Early in 1916, work started on the Training Station section of the camp, located close to the houses of East Boldre. Accommodation huts were to be provided along with three iron-framed hangars and other infrastructure items including the building that survives to this day as East Boldre Village Hall, but which originally served as both the Officers' Mess and a YMCA facility.

An unidentified pilot at East Boldre Airfield - image courtesy of hampshireairfields.co.uk
An unidentified pilot at East Boldre Airfield
Image courtesy of hampshireairfields.co.uk

Increasing use of the airfield for training purposes necessitated further construction in 1918, remarkably close to the end of the war, including the development of what was known as the Squadron Site, alongside and primarily to the south-east of the Beaulieu to Lymington road.

Four large 'truss' hangars, built as two doubles, were located there along with a power house, workshops and other facilities. The men's living quarters were adjacent and the officers' quarters a little further away to the south-west. Living quarters for members of the Women's Royal Air Force (WRAF) were also nearby, situated a little to the north-west of the Beaulieu to Lymington road, and so were a Small Arms Firing Range and Officers' Squash Courts.

(4) First World War flying - a risky business

Flying at this time was a particularly hazardous occupation using often unproven aircraft that, particularly initially, were of flimsy, mainly wooden and linen or canvas construction strengthened with wire struts.

An artist's impression of a First World War air battle<br />
Image courtesy of the Imperial War Museum - © IWM (Art.IWM ART 3071)
An artist's impression of a First World War air battle
Image courtesy of the Imperial War Museum - © IWM (Art.IWM ART 3071)

Furthermore, the technology was in its infancy, engines were not wholly reliable, navigation aids were limited and training was often inadequate. And safety equipment was virtually non-existent - to encourage pilots of damaged aircraft to attempt to return home, even parachutes were not made available.

Accidents and fatalities as a result of enemy action were commonplace and it has been said that on average, a combat pilot had a life expectancy of no more than a few weeks - the life expectancy of a new pilot in 1917 was apparently an unimaginably low eleven days.

Some pilots even took a revolver into the air with them, not just to shoot at enemy aircraft but more to end their own lives in the event of their plane catching fire - being burnt alive was a fate few could face without fear.

An artist's impression of an incident on the Western Front - in the upper foreground a biplane of the RAF flies towards a stricken German biplane, which is falling towards the ground leaving a trail of smoke in its wake - Image courtesy of the Imperial War Museum)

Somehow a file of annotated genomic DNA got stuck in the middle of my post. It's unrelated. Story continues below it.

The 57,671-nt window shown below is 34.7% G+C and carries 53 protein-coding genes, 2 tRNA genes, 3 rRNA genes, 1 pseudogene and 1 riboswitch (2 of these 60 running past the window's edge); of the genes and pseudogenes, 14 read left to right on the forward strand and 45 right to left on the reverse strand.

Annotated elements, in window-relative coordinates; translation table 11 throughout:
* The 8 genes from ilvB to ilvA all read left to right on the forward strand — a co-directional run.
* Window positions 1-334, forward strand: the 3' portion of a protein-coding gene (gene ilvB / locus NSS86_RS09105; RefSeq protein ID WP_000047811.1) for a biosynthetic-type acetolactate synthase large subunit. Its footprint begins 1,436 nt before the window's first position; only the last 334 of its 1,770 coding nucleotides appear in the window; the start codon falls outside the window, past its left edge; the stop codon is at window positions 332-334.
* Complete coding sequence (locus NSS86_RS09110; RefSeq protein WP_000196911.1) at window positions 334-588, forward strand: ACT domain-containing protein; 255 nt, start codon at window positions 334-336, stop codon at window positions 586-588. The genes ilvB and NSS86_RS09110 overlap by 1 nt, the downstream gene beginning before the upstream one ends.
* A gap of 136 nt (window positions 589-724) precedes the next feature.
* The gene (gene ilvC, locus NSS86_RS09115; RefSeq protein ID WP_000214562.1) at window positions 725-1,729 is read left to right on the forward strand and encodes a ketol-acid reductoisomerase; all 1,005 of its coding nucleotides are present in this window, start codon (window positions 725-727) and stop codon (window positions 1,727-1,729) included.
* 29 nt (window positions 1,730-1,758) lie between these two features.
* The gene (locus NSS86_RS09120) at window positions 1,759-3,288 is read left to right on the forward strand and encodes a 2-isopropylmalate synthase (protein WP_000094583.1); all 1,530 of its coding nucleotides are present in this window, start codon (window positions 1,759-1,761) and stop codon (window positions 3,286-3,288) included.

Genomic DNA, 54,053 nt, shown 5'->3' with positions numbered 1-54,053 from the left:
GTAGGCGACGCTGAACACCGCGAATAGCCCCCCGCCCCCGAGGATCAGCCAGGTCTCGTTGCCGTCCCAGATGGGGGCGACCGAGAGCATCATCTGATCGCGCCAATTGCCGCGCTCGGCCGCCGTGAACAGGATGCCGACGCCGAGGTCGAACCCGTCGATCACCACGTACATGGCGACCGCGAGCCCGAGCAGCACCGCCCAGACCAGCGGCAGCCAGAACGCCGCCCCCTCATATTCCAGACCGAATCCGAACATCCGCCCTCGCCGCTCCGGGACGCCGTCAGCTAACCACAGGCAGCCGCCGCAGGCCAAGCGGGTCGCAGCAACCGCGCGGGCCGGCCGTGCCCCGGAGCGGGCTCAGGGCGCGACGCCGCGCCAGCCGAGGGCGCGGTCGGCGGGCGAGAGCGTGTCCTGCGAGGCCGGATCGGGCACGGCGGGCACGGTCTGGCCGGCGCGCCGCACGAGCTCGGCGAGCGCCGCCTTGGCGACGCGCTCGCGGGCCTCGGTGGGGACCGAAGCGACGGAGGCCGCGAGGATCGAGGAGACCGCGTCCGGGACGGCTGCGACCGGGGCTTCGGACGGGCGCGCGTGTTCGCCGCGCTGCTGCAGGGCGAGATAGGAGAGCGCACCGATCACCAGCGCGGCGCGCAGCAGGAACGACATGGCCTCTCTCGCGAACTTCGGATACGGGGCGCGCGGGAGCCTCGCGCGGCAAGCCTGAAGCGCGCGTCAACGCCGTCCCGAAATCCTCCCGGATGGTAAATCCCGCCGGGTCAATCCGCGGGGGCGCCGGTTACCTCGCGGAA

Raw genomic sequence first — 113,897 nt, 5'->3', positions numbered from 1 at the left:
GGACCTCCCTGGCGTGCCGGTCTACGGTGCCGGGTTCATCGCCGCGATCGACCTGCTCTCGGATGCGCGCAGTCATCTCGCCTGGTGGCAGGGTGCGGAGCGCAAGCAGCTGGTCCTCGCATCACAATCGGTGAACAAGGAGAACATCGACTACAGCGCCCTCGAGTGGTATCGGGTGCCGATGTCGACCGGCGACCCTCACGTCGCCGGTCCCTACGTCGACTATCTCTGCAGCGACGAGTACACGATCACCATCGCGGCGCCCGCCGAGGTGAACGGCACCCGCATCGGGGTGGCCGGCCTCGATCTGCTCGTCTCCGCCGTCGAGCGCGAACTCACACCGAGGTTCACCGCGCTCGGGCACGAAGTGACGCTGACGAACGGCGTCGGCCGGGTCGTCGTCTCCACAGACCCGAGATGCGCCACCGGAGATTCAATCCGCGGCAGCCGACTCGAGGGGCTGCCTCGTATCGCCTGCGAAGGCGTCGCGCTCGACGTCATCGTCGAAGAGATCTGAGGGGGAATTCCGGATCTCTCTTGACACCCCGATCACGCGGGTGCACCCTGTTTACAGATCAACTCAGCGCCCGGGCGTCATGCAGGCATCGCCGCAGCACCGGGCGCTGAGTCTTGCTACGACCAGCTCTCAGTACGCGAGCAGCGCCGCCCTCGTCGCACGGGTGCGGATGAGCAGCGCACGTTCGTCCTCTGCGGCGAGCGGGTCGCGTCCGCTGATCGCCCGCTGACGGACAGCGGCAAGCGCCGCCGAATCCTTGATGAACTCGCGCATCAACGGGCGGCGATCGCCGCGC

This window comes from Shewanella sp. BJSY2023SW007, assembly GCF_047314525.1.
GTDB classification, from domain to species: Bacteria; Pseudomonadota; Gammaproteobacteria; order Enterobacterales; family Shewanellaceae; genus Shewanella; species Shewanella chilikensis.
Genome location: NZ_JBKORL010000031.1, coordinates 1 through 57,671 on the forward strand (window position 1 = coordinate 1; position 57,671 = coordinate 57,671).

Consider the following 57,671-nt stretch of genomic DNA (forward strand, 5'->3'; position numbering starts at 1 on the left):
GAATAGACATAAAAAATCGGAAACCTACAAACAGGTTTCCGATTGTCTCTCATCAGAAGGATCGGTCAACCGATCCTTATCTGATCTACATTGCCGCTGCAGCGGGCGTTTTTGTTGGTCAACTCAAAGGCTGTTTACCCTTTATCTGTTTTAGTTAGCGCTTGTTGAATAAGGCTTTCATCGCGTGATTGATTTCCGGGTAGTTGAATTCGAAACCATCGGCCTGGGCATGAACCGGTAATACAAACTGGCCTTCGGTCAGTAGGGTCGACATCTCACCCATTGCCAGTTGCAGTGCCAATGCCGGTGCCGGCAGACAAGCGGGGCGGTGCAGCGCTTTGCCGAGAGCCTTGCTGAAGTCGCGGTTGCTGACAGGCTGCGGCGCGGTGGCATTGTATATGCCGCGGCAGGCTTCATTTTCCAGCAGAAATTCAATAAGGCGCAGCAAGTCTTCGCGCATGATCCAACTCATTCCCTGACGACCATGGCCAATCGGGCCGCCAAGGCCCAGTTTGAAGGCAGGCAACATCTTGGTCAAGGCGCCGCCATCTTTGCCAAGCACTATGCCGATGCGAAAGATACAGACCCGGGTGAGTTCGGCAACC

An artist's impression of an incident on the Western Front - in the upper foreground a biplane of the RAF flies towards a stricken German biplane, which is falling towards the ground leaving a trail of smoke in its wake
Image courtesy of the Imperial War Museum)

In total, fourteen thousand Allied pilots perished during the First World War and, almost unbelievably, over half of those fatalities - 8,000+ - occurred during training. Many of the aircrew, perhaps the majority, were under twenty years of age!

In fact, well-illustrating the precarious nature of flight in those early days, thirty-three airmen and flying instructors were killed in flying accidents at East Boldre alone - nineteen of these personnel are buried in the churchyard at St. Pauls Church, East Boldre.

The BBC Timewatch documentary below contains lots of information about flying during the First World War together with contemporary film and photographs. It is well worth watching to help place pilot training at East Boldre into a wider context.

(5) East Boldre Airfield after the war

Flying training continued for a little while after the end of the First World War - well into 1919 - by which time, on 1st April, 1918, the Royal Flying Corps and the Royal Naval Air Service had been amalgamated to form the Royal Air Force whereupon RFC Beaulieu had become No. 29 Training Depot Squadron, RAF.

The airfield site was eventually returned to open Forest, the domain of commoners' animals
The airfield site was eventually returned to open Forest, the domain of commoners' animals